I dream of the full off the grid self sufficient life style and love a good article; so when I read this I thought it was worth a share. My climate isn’t exactly conducive for connex homes without a few major modifications (and my wife would never go for it anyhow), but regardless this is pretty cool and quite inspirational. I also love seeing an innovative connex home that is not off of a meme saying something clever like “redneck mansion.” This article and pictures came from http://www.dailymail.co.uk/news/article-3107676/Pictured-beautiful-self-sufficient-home-built-inside-set-old-shipping-containers-Canadian-man-expensive-bill-month-phone.html
The house that really is ship-shape! Canadian man builds self-sufficient home from old shipping containers – and reveals how money-spinner means his most expensive bill is now his phone
- Joseph Dupuis, 29, built home 35 miles west of Ottawa in 2012 after working up to 14 hours over three months
- He has added to home after buying three containers for $3,400 each and hopes to add fourth container bedroom
- Solar panels on roof help power the house, which has heated floors and is comfortable in the -44 degree winter
- Renewable energy research says it is ‘giant science experiment’ and wants to help others built similar homes
A Canadian man has built a beautiful dream home inside three ugly shipping containers and now pays next to nothing when living in his secluded woodland getaway.
Joseph Dupuis, 29, who does renewable energy research at Algonquin College in Ottawa, has created his cabin in woods roughly 35 miles west of the city with shipping containers from Asia.
The engineer and entrepreneur bought the containers that brought goods to North America for $3,400 Canadian each, and has fashioned them into a self-sustaining home on a plot of land owned by his family.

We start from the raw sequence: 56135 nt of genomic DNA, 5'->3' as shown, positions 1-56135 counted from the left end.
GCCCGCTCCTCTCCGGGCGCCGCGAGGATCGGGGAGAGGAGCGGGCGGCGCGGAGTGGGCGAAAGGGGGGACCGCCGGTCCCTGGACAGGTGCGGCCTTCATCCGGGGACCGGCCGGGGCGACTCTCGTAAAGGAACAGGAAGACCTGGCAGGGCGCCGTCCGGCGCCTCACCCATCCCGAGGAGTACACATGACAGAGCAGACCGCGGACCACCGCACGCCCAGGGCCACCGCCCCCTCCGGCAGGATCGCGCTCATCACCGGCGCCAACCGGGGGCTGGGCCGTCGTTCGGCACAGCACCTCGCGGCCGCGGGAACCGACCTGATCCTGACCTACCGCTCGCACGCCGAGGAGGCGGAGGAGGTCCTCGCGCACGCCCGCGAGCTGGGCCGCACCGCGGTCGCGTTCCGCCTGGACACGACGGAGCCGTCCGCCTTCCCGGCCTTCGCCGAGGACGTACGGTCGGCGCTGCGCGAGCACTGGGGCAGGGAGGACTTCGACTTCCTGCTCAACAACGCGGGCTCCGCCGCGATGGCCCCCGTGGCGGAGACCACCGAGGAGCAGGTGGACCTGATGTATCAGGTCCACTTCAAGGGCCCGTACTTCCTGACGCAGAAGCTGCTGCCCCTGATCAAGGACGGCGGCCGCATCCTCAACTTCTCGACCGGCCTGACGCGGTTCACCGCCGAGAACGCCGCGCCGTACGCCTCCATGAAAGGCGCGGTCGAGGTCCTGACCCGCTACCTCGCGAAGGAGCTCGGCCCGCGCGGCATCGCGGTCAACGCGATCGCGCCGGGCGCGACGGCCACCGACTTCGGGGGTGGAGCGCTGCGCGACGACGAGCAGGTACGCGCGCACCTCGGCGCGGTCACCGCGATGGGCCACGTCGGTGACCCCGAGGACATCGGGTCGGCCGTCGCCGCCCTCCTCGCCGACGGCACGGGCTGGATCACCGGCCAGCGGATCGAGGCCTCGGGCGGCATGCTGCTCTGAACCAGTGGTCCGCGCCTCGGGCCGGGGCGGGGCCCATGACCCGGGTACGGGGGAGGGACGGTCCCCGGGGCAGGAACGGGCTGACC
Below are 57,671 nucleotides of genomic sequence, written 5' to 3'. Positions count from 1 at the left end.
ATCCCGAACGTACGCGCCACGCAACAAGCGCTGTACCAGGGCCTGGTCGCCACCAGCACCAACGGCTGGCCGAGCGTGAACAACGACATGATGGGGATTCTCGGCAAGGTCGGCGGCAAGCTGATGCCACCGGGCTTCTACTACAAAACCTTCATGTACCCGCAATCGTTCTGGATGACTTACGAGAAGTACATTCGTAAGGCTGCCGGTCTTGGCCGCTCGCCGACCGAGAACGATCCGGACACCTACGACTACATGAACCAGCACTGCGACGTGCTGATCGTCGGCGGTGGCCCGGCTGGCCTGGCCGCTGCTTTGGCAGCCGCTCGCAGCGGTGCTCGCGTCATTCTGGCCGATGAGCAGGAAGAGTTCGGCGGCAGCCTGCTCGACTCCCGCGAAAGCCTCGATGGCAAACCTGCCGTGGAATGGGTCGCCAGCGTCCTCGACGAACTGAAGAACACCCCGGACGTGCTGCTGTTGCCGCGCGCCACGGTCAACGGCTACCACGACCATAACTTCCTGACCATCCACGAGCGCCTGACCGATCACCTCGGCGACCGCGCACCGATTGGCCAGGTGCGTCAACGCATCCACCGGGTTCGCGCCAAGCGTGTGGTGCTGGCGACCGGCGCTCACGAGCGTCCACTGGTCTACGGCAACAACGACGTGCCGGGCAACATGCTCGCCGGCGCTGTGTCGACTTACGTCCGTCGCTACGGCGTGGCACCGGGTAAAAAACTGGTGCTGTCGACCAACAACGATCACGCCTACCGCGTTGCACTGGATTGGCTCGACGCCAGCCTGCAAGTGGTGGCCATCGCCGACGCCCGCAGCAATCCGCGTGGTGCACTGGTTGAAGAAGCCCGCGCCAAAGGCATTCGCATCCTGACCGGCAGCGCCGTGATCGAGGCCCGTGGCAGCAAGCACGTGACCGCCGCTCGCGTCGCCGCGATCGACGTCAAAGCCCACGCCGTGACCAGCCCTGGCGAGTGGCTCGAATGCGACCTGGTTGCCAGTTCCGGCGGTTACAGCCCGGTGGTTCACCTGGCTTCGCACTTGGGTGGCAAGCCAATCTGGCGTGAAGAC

Solar panels on the roof of his nearby workshop power the home, and Dupuis told Daily Mail Online that when at the cabin his most expensive bill each month is his phone.
He has now moved closer to Ottawa after two years in the home, but says that he is going to continue adding pieces such as a fourth container on top for a bedroom and glass ceiling with a view of the stars.
The owner of business, A Working Title, added that ‘When I’m done with it, it will blow people’s minds’.
Japhet Alvarez, a photographer who lives in Ottawa, said that he is jealous of his friend Dupuis’s serene environment that cost less than $20,000 to make.
He was surprised by the beautiful interior of the house after seeing the containers, which create 355 square feet of interior space, from a distance when approaching by car to take photos.
‘It looks completely normal and then he opens up these huge doors and you see it,’ Alvarez said.
Some who have seen pictures of the home say that the metal containers must become unbearably hot in the summer and frigid cold during Canadian winters that reach minus 42 Celsius (-44 Fahrenheit).
However, Dupuis outfitted the containers with heating and a cooling system during three months of 2012 when he worked up to 14 hours a day by himself.
He keeps the floors heated to around 15 degrees Celsius (59 Fahrenheit) and supplements with a wood stove.
‘It’s like a giant science experiment so I’m observing and making modifications,’ he said.
Dupuis, who comes from a family of machinists and whose father is in the renewable energy business, said that he had been working on his idea since before Internet users began ooing and ahhing over container houses around the world several years ago.
‘There are 17.4million of them sitting empty in the US, Mexico and Canada,’ he said of the sturdy boxes that became his home after they were delivered from the port of Hamilton, south of Toronto.
Dupuis also used two more containers to make the workshop near the house where he works on motorcycles.
He uses an outhouse in the backyard and the home is not connected to utility companies’ water supply, but he borrows it from a neighbor and keeps flowing into the house from a holding chamber behind the kitchen.
Dupuis is able to access the Internet from his phone, and says he uses the money he saves to go on trips.
‘I am surviving on next to nothing income and I have a very happy life,’ he said.
Though he keep busy with various engineering projects and his bikes, Dupuis also spends some of his time in the winter chopping wood and hanging out with his German Shepherd-Rottweiler mix Beatrice.
He said that he wants to help others, especially young people with debt, get hooked up to solar energy or build similar homes.